“As people feel life” is a curious and perhaps unfortunate qualifier for fine art. Writing in 1884, James had every reason to presume that fiction was the medium by which life could be represented with the highest degree of verisimilitude. What else was there? He couldn’t have known the motion picture camera was about 15 years away, nor could he have foreseen Philo Farnsworth’s unveiling of the television system in 1928.
Human beings are not natural readers. We’re built to be watchers, listeners, reactors. Audiovisual media—particularly with interactive components—seize our attention much more effectively than text. The medium that most closely approximates our experience of life will be the one that most closely approximates the world of sight, sound, and sensation we inhabit. That medium is not print; that art likely isn’t fiction.
Moreover, if verisimilitude to human life (or to the observation of human life) is what fiction strives to attain, electronic media seem to be demonstrating that they can go farther.
Consider: if John Steinbeck had the tools and resources of, say, This American Life or the modern video documentarian at his disposal, would he have needed to contrive the drama of the Joad family to bring the plight of dust bowl migrants to America’s attention?
What if Kerouac and his friends had been wearing Google Glasses during their On the Road years and could mine thousands of hours of first-person footage and edit it into an HBO or web series?
The internet has granted hundreds of thousands of people the platform and opportunity to publically tell hundreds of thousands of stories. Their stories; true stories. Would Raymond Carver’s own fiction be necessary if the lower-middle class Americans he wrote about were all chronicling their own lives, bearing their own witness on Facebook, Instagram, and Tumblr? If the stories are already composed, is the artist’s role changed to that of compiler and curator?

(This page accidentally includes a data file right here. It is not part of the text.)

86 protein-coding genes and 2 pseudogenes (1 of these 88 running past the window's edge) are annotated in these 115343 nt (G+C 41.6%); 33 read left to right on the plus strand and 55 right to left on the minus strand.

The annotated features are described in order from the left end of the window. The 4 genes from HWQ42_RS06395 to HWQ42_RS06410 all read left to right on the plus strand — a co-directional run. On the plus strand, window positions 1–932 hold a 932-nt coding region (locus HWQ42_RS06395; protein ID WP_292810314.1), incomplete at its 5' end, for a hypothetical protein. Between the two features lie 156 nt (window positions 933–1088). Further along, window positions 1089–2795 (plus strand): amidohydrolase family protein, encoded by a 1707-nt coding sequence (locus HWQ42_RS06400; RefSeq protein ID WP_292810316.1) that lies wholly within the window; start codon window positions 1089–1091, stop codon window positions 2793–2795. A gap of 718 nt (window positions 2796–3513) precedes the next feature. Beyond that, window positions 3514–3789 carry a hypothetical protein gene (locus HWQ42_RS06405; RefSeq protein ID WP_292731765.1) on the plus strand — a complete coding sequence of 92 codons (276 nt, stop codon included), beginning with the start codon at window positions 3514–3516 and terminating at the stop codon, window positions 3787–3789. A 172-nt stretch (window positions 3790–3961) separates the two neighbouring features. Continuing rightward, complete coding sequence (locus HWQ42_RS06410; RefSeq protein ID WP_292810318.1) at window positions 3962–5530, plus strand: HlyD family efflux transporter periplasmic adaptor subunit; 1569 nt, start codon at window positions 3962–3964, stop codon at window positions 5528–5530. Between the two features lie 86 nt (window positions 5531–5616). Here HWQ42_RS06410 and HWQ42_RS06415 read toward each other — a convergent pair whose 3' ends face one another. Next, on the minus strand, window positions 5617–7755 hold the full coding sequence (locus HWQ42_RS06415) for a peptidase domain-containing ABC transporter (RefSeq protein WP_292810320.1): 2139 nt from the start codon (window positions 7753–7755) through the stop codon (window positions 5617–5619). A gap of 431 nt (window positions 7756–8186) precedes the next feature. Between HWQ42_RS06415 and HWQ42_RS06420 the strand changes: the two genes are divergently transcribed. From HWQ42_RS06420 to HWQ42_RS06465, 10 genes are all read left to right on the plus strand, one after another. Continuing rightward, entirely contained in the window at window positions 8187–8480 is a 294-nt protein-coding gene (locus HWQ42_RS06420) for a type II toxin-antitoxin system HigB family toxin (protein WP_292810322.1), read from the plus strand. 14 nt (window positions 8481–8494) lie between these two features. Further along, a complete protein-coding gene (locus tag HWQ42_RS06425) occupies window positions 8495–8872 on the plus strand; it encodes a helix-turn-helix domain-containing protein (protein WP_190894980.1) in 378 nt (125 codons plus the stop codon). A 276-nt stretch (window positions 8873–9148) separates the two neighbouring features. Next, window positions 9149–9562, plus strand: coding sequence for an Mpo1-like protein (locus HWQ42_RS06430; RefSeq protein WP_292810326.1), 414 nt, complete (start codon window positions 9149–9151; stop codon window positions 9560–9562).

When a video game can render fantastic worlds in three dimensions and set players loose to explore them at will, what becomes the place of speculative fiction and fantasy? What happens when technology like Oculus Rift and its successors refine these digital worlds to be even more detailed and immersive? When some future incarnation of World of Warcraft unfurls around players at 360 degrees, has Tolkien been obviated?
Questions such as these, however bad a taste they might put in our mouths, are well worth chewing on. But there’s another, much less pessimistic line of inquiry they demand we embark upon: what can fiction do that digital media cannot? What do we stand to gain from seeing it preserved? How can it supplement a digital diet?
We’re here because we read fiction, and we must be reading fiction because it gives us something, satisfies some appetite that won’t be sated elsewhere. We believe that fiction as an art form offers us something invaluable, and we want to see it continue to edify our intellectual and spiritual character through the next century and beyond. With a clearer understanding of what fiction uniquely offers, and of the work that it is best suited to do in the modern world, its producers and propagators can sooner see that work carried out.
What is the place of fiction in the epoch of social media and video games? What can and should it be doing? And how will it thrive in whatever role it assumes?
What do you think?